Verizon will be proving ground for energy efficiency, green power

Along with the National Renewable Energy Laboratory, the giant telco plans to publish a series of blueprints for energy efficiency across buildings, data centers and the smart grid.

Telecommunications giant Verizon Communications has signed up with the National Renewable Energy Laboratory (NREL) to help build out a blueprint for green operations within the information and communications technology (ICT) industry.

Although there really aren't many details in this first-of-a-kind announcement, it will cover both energy-efficiency and the integration of green or renewable energy sources into ICT operations. The focus will specifically be on:

  • Energy efficiency and energy management and Verizon buildings and facilities
  • Data center energy efficiency and energy management
  • Work to advance smart grid technologies in both residential and commercial settings

Telecos are, after all, one of the most energy-intensive sectors in the world economy. The NREL suggests that the industry eats up 3 percent of the U.S. power consumption, with half of that coming from telecommunications activities.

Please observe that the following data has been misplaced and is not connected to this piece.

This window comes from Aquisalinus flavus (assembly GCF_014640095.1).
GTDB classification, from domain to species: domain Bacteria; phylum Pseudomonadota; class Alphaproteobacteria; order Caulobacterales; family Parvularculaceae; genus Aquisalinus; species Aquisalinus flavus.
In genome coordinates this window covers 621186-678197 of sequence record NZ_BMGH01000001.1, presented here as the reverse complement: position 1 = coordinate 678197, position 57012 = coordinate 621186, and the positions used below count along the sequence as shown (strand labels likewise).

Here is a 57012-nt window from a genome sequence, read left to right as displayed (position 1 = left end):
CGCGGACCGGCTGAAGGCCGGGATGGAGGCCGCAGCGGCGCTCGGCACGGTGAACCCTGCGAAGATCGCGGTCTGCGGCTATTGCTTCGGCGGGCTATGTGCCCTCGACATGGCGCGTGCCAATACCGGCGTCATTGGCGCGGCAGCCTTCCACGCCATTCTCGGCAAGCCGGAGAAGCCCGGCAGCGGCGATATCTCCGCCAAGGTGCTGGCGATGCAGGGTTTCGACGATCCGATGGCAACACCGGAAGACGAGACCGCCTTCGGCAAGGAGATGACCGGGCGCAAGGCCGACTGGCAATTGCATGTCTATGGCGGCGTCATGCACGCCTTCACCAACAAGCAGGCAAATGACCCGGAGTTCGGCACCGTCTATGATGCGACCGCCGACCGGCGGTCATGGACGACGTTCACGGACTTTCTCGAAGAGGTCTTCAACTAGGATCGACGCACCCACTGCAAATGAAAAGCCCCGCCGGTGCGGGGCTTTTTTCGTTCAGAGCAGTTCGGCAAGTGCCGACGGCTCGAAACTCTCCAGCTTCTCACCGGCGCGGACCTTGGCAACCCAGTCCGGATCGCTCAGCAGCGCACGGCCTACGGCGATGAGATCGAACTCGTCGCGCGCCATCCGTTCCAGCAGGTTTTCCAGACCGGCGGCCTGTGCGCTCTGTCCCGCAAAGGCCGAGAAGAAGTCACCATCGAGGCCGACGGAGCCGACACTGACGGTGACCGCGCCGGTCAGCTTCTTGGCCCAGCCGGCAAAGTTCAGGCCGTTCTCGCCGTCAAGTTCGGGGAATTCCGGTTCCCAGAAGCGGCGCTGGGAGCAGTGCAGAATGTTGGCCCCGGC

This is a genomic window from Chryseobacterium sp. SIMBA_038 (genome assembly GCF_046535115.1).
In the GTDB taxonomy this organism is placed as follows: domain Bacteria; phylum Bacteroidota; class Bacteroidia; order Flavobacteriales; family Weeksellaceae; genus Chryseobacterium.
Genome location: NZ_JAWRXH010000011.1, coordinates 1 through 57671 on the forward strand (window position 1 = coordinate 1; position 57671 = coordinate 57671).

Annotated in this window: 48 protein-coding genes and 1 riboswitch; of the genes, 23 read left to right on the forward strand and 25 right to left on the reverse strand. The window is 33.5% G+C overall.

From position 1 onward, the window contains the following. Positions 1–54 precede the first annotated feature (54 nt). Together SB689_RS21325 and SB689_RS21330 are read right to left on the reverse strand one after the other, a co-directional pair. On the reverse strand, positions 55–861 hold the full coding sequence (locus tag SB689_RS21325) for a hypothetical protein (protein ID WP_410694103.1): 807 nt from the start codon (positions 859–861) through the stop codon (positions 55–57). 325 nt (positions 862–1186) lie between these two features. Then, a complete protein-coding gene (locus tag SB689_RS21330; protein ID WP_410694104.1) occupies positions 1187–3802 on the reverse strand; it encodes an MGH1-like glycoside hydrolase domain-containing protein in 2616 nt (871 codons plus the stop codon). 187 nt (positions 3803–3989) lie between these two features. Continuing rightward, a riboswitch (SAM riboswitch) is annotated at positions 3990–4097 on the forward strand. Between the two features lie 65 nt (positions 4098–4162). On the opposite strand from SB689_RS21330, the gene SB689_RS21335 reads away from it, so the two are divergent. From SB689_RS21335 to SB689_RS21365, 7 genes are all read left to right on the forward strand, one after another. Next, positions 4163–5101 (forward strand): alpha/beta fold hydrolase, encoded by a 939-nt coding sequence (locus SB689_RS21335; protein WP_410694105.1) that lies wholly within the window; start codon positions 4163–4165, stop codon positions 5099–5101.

Although a recent report suggests that growth of data center power consumption has been less dramatic than anticipated over the past several years, the Carbon Disclosure has released its own white paper, "Building a 21st Century Communications Economy," which outlines recent trends for the sector.

According to that paper, the ICT sector could help the United States cut greenhouse gas emissions by 13 percent to 22 percent annually. It generates roughly $4,000 of net income per ton of carbon dioxide emissions, double that of the "consumer staples" sector. One big factor for the ability of the sector to decrease carbon emissions in months to come will be adoption of broadband bandwidth, according to the report. Of course, that is a double-edged sword for companies like Verizon -- even though it will benefit internally from telecommuting and other alternative work arrangements, as more people use cloud services, it puts even more pressure on telecommunications companies and Internet service providers to become more energy-efficient.


You have been successfully signed up. To sign up for more newsletters or to manage your account, visit the Newsletter Subscription Center.
See All
See All